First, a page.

The weekend’s best in nightlife, music and art. For even more, check out Nightlife Agenda.

"Fifty Shades! The Musical,"  a parody of the book "Fifty Shades of Grey," lands at the Warner.  I (Photo by Timothy Wright/For the Washington Post)

Friday-Monday: Several events in town will honor the legacy of civil rights leader Martin Luther King Jr. this weekend. Make a stop at the National Portrait Gallery's "One Life: Martin Luther King Jr." exhibition, or take in the sounds of Howard University's Afro Blue jazz ensemble's tribute on Sunday.  Check out our list of top events here.

Friday-April 13: The National Museum of Women in the Arts honors feminist artist Judy Chicago on her 75th birthday. "Circa '75: Judy Chicago" features thirteen works from the 1970s that show Chicago's use of abstract shapes and spaces to portray a woman's point of view during the rise of the feminist movement. The exhibition opens at the National Museum of Women in the Arts on Friday.

Friday-Saturday: Once E.L. James's S&M-tinged bodice-ripper "Fifty Shades of Grey" rocketed to the top of the New York Times bestseller list, it was only a matter of time before the novel got its own musical, complete with an exclamation point. This weekend it arrives. "Fifty Shades! The Musical" is a  parody that's received a warm reception from Edinburgh to New York and Chicago to San Francisco. Baby Wants Candy, the improv troupe that gave us Rachel Dratch, is responsible for this adaptation, which depicts the book's hunky protagonist, Christian Grey, as chubby and boisterous. And we thought casting Charlie Hunnam was controversial. The show lands at the Warner Theatre for shows Friday and Saturday.  Tickets are $32.50-$52.50.

Saturday: The moment has arrived for the legions of Panda Cam watchers:  Bao Bao makes her public debut Saturday, all roly-poly, fuzzy and prone to tumbles. It's the biggest moment for the National Zoo since panda cub Tai Shan was introduced to the public in 2005. This time, however, there are no timed-entry tickets required; visitors can visit the precocious bear-tyke on a first-come, first-served basis, with extended hours the first few days.  The zoo's panda habitat will be open from 8 a.m. to 4:30 p.m. Saturday through Monday, and from 10 a.m. to 4:30 p.m. beginning Tuesday. As always with the zoo, admission is free.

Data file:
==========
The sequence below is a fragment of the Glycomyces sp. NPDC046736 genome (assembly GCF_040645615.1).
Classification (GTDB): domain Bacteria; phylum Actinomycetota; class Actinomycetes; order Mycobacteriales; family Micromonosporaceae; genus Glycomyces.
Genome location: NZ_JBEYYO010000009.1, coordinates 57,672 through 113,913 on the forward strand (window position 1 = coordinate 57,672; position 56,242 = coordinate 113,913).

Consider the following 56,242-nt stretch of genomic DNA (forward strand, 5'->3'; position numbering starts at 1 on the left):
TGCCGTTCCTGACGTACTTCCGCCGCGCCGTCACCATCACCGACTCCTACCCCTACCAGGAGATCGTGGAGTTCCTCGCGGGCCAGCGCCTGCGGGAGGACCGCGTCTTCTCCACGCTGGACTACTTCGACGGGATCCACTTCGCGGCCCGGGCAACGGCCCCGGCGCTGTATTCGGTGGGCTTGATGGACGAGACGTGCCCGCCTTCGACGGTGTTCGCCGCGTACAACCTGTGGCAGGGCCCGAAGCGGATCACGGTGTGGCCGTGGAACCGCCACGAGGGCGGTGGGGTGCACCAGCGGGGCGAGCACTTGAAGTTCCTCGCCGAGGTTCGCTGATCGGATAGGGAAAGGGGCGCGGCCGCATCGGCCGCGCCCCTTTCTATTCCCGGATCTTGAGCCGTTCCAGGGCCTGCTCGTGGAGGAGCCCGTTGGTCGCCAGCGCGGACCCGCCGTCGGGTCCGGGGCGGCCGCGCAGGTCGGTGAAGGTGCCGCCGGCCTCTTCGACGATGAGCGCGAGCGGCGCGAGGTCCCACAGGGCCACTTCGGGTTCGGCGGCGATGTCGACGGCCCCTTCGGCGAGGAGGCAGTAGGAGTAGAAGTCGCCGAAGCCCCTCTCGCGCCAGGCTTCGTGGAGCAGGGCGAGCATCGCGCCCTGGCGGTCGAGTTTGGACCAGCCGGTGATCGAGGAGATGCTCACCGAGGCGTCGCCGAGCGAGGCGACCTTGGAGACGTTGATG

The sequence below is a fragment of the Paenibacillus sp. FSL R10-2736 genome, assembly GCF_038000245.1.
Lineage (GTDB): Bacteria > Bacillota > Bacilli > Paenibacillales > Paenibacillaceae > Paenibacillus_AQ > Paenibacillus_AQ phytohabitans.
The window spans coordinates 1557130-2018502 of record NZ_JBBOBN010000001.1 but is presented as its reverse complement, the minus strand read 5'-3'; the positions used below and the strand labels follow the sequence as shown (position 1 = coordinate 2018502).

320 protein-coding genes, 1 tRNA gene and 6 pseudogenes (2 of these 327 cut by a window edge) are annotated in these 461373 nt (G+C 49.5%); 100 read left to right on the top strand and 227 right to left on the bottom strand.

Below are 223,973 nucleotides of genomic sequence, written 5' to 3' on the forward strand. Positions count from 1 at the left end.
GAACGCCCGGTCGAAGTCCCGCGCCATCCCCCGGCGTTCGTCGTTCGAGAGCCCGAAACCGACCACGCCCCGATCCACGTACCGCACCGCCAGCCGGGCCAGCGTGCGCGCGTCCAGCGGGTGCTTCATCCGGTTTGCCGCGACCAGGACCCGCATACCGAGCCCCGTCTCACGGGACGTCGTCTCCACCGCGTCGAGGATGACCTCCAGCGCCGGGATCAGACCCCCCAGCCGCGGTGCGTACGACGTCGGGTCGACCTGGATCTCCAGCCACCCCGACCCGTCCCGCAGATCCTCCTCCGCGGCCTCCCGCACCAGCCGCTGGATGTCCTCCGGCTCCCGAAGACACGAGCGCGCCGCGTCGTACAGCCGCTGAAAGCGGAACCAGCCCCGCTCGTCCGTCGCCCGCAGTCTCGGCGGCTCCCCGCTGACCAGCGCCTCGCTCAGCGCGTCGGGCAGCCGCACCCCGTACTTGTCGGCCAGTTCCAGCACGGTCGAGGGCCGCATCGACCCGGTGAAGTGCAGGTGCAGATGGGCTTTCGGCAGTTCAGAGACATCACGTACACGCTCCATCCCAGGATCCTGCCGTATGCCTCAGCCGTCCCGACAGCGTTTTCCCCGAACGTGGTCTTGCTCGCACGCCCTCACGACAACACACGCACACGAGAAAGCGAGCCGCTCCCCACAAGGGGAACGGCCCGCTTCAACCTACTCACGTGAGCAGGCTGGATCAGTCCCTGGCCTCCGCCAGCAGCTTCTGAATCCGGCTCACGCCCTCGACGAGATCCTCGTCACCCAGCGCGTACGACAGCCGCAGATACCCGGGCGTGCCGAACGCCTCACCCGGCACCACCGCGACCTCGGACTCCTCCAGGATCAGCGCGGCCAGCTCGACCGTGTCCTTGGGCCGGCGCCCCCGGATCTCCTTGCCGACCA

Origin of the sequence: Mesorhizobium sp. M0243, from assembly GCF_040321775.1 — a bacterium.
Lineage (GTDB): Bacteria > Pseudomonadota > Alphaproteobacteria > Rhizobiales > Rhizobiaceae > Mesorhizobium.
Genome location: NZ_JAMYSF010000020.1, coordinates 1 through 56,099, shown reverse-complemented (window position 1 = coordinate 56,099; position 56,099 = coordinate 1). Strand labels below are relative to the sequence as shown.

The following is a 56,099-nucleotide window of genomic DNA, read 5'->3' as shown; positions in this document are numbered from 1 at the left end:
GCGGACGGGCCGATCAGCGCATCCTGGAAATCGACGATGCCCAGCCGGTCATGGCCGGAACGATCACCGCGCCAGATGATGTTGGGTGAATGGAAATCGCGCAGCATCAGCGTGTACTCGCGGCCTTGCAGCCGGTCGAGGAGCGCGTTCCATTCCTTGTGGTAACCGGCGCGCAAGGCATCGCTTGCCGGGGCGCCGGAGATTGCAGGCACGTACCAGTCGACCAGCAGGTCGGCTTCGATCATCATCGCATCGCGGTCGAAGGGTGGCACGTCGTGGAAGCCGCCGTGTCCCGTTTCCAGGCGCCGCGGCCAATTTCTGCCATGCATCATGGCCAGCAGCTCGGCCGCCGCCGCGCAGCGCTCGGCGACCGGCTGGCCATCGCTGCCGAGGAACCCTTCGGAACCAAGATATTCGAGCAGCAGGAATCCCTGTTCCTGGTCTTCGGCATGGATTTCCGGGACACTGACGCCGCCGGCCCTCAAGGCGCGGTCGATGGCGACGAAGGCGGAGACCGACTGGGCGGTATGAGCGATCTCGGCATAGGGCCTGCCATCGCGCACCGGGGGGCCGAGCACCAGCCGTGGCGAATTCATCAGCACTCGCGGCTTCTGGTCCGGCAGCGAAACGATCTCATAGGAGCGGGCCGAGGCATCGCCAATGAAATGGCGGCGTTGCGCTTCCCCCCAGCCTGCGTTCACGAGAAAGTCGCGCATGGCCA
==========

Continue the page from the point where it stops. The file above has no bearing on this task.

Saturday: 14th Street will get a DJ-focused bar -- not a restaurant -- on Saturday when the intimate bar called Den of Thieves officially replaces the Vietnamese-themed restaurant Hanoi House on Saturday, with Thievery Corporation's Eric Hilton christening the new DJ booth himself. Check out the new(ish) hotspot Saturday.

Sunday: Daniel Lopatin, who performs as Oneohtrix Point Never, composes the experimental sort of music that will recall "Blade Runner" with hints "The Office." The 31-year-old avant-gardist employed software to mimic the sounds of church organs and choirs for his latest album; he performs his weird magic at the Atlas Performing Arts Center on Sunday. Read: Giving fake sounds a real quality: Oneohotrix Point Never

Sunday:  Funk 4 The Dream, a dance party featuring Afrika Bambaataa and a roster of DJs has become an annual tradition at U Street Music Hall the night before Martin Luther King Day. The hip-hop pioneer headlines a bill with De La Soul's DJ Maseo, the Fort Knox Five and others at 10 p.m. Tickets are $10 in advance, $15 at the door.

Monday: On the heels of their first studio album of original recordings in an astonishing 25 years, the Gipsy Kings land at the Birchmere to perform songs from that album, "Savor Flamenco," with all the zest that has made them international superstars. Read a review of the album here; tickets for the show are $127.50 and include a digital version of the album.